Spotted another couple of wonders in Brighton today — apologies for how bad the camera on my phone is…
Here we have Noddy — who has, presumably, become copyright free — on the side of an advertising van, parked in the city centre. Noddy is helping promote the van, which in turn helps to promote its third-party sponsors, of which it has none. The van works well; this cannot be untrue, for if you have looked upon the van, it has worked.
The logic behind this argument is one part Medusa, one part Borges, and one part quantum physics. And yet, once observed, the van still manages to be simultaneously insidious and tragic.
The ad makes the ubiquitous mistake of replacing visibility with [evidence of] success, as if money fires out of people’s eyes at whatever they’re facing. My problem with this kind of thinking is my problem with so much bad advertising and design — self-congratulating, self-perpetuating demarcated space that misinterprets simply existing with a kind of Don Draper ingenuity. It’s the same nagging concern I get when data collection becomes the end-in-itself; the original return — be it increased or acculturated custom, more money, knowledge, involvement, entertainment — is co-opted by a kind of trading of potential, until we have a soulless, featureless corporate cold war raging entirely separate from the populace.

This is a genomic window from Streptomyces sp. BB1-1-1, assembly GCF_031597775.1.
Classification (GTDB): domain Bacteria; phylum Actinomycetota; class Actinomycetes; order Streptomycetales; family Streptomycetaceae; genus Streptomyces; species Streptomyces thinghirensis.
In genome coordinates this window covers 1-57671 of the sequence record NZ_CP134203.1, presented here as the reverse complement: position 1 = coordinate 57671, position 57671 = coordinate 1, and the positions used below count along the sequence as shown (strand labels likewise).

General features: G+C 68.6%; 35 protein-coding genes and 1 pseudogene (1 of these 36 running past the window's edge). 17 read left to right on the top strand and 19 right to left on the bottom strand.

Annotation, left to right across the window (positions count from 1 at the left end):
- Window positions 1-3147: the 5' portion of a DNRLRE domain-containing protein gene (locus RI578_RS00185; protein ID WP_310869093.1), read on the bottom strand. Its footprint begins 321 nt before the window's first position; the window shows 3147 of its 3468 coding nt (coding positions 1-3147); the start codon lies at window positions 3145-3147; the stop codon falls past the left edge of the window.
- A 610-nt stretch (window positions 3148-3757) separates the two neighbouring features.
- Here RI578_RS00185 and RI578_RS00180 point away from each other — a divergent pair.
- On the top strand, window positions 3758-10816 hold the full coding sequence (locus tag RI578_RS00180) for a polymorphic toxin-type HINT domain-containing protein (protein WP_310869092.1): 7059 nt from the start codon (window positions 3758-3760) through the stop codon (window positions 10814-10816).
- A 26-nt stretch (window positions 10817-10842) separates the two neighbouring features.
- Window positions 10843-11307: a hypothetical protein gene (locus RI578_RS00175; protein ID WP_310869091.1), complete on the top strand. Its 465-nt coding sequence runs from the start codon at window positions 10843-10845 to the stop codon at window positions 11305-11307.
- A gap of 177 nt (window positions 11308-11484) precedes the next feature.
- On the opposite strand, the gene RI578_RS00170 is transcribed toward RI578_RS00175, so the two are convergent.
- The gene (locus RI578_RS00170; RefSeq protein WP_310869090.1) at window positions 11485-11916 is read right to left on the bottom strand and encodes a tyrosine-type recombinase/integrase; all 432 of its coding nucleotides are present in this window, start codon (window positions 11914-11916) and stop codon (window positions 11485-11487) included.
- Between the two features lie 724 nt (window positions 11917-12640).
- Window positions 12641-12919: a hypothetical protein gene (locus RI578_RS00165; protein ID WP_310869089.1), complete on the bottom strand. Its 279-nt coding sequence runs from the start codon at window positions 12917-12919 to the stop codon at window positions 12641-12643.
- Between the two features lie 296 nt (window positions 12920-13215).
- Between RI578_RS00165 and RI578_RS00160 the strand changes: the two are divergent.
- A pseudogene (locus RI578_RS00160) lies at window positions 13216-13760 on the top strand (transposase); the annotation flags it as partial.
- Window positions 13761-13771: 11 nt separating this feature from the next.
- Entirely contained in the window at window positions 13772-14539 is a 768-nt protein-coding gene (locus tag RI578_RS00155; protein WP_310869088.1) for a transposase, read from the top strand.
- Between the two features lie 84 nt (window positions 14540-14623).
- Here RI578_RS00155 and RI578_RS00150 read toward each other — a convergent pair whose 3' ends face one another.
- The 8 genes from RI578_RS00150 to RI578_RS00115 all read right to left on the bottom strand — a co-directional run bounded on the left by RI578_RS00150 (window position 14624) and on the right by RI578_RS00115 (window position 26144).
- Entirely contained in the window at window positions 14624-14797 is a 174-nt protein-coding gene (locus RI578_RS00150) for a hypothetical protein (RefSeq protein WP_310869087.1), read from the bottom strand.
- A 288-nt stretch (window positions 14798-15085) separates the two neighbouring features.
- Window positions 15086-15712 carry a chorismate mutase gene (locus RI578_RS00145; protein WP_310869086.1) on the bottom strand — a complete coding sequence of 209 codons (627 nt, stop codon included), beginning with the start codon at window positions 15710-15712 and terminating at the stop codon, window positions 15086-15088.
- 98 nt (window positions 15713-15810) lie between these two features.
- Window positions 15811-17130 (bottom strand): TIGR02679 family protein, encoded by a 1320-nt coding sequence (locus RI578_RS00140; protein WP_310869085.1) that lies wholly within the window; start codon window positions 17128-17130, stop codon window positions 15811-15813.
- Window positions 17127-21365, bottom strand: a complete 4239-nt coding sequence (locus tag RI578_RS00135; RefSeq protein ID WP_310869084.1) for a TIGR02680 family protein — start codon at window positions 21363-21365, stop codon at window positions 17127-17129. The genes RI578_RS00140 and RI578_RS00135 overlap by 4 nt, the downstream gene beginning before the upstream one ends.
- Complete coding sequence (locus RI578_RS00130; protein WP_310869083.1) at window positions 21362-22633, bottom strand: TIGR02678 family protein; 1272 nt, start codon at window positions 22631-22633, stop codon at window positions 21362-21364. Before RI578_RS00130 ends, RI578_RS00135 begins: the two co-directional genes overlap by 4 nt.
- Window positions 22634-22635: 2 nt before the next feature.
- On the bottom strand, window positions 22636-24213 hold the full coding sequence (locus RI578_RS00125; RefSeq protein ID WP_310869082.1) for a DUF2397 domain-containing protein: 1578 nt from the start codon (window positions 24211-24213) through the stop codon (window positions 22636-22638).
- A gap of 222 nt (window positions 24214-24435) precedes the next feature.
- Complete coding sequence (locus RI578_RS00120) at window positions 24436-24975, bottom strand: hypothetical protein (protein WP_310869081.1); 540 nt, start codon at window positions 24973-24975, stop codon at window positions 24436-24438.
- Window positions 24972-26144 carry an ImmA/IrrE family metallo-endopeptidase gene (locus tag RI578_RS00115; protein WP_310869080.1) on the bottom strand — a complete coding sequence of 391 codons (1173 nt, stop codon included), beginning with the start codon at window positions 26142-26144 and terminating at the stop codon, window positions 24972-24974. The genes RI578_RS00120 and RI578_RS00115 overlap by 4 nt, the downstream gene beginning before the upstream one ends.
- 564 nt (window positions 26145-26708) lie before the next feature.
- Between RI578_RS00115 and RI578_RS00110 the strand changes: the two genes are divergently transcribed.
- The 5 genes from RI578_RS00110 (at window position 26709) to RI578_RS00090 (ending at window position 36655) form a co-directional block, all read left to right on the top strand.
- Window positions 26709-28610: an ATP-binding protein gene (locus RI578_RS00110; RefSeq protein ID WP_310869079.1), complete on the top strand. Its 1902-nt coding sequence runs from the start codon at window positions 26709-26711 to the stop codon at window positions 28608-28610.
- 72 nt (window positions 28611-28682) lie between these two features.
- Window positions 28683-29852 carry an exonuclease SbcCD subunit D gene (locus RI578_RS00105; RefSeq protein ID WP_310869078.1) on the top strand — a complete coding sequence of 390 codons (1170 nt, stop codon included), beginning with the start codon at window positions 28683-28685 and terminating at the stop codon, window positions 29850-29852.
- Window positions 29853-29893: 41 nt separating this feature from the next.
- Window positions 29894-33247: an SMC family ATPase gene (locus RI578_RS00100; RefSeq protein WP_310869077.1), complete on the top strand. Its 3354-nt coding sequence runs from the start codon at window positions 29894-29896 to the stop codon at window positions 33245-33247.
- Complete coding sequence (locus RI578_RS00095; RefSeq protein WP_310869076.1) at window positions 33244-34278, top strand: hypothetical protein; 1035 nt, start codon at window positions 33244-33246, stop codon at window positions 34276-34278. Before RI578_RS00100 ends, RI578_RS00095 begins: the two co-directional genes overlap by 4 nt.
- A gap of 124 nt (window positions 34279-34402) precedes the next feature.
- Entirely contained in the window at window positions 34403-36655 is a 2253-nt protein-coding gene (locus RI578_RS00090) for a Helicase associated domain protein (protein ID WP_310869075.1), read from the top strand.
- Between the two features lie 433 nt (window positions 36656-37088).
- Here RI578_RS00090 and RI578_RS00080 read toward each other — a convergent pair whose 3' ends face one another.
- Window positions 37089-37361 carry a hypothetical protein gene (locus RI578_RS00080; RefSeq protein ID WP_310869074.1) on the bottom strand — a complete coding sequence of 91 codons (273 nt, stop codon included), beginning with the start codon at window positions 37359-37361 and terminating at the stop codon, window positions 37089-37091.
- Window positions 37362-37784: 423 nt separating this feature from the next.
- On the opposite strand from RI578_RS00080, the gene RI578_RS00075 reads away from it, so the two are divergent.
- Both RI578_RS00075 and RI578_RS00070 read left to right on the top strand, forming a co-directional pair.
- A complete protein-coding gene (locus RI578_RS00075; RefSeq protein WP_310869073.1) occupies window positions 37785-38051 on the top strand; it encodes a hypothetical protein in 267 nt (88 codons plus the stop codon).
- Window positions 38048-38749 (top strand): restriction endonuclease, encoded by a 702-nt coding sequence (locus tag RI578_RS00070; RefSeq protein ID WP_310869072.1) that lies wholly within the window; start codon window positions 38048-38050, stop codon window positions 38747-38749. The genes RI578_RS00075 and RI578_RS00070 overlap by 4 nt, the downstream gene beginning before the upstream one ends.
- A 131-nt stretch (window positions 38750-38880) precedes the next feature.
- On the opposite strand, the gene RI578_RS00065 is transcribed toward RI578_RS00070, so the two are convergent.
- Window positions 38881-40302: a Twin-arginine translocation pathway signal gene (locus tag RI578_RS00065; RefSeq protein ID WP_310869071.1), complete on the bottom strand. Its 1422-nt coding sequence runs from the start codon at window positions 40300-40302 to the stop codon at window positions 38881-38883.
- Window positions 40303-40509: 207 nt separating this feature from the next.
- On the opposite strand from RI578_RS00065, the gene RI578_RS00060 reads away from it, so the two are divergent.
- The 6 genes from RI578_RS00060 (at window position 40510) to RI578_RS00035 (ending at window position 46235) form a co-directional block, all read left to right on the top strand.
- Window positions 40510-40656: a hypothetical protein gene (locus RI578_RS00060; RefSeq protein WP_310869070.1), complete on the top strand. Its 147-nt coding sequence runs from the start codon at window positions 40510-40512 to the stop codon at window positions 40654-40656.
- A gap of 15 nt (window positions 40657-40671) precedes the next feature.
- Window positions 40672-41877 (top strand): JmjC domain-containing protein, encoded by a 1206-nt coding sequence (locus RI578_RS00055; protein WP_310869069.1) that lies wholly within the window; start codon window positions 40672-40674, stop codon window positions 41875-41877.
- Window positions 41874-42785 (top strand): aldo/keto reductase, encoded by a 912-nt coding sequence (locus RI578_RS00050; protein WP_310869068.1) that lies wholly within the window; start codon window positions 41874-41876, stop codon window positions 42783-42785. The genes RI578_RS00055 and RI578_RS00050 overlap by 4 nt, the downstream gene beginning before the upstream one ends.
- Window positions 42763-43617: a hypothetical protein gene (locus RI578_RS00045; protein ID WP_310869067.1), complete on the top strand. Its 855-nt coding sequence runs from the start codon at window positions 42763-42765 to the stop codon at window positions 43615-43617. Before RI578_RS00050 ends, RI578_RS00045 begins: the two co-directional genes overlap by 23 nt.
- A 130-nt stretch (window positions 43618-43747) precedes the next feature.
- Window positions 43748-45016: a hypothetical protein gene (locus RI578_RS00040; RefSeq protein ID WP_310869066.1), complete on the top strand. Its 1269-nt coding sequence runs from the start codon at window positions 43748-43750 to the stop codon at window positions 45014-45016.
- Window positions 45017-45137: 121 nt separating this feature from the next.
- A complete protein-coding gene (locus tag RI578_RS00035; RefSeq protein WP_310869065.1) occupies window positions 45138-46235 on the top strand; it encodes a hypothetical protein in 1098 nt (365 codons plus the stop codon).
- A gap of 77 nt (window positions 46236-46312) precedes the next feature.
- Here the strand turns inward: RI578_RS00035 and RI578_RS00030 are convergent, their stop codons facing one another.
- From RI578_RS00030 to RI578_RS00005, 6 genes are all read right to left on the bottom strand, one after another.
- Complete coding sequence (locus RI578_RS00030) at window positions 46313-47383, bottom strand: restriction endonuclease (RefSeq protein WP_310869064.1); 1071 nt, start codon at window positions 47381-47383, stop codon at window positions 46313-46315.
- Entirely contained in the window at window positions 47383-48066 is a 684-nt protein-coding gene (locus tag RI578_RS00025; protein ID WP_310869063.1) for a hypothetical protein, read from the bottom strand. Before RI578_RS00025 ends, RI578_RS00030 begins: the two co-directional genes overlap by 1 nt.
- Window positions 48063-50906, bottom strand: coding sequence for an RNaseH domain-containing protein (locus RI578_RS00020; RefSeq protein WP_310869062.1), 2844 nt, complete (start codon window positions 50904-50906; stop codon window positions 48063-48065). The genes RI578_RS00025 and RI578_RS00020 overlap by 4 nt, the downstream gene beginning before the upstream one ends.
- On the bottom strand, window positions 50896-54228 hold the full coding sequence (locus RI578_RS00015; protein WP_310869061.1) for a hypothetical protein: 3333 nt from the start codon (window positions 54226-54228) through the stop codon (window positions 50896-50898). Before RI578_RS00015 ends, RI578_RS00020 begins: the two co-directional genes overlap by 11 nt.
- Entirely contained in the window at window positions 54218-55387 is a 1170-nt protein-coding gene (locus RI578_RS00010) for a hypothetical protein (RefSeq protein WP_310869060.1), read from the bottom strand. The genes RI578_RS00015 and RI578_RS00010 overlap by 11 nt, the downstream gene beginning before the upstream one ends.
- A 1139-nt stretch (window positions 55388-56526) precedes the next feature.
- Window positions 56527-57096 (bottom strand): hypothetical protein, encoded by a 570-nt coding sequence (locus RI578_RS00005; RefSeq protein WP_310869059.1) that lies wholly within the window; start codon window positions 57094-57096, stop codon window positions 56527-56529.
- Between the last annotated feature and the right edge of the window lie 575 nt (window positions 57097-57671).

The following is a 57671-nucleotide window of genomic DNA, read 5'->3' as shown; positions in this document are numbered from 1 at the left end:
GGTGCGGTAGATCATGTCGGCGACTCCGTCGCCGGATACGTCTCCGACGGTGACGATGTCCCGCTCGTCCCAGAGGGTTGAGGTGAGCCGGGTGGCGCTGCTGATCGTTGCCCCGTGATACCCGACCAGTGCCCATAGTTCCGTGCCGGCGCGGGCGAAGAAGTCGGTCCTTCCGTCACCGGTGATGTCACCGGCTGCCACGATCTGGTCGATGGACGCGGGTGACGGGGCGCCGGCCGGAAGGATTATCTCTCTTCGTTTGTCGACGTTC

Oh wait — wait, wait — wait —
And no idea how Noddy helps.
* * *
Now that’s over, let’s have a look at what I saw later in a cafe toilet:
It’s the e-Changer.
Fixed above the cistern is this fold-out baby changing table. Not inherently funny; actually kind of gross and useful. But the name of the thing implies some kind of electronic, networked innovation, not a big-ass plastic desk that comes down like a patio furniture drawbridge.
I imagine the worthy e-Changer to be a kind of voice-interface matron-gadget that projects itself into the room before proceeding to automatically change the idea of your baby while you tweet about your boss.
I also feel like maybe Noddy could have worked better on this one.
I had a look for a better picture, but got distracted by the equally (or maybe I can get away with e-qually) misleading e-bin…
I know what you’re thinking — that’s a normal, analogue bin.
Want to know what I’m thinking?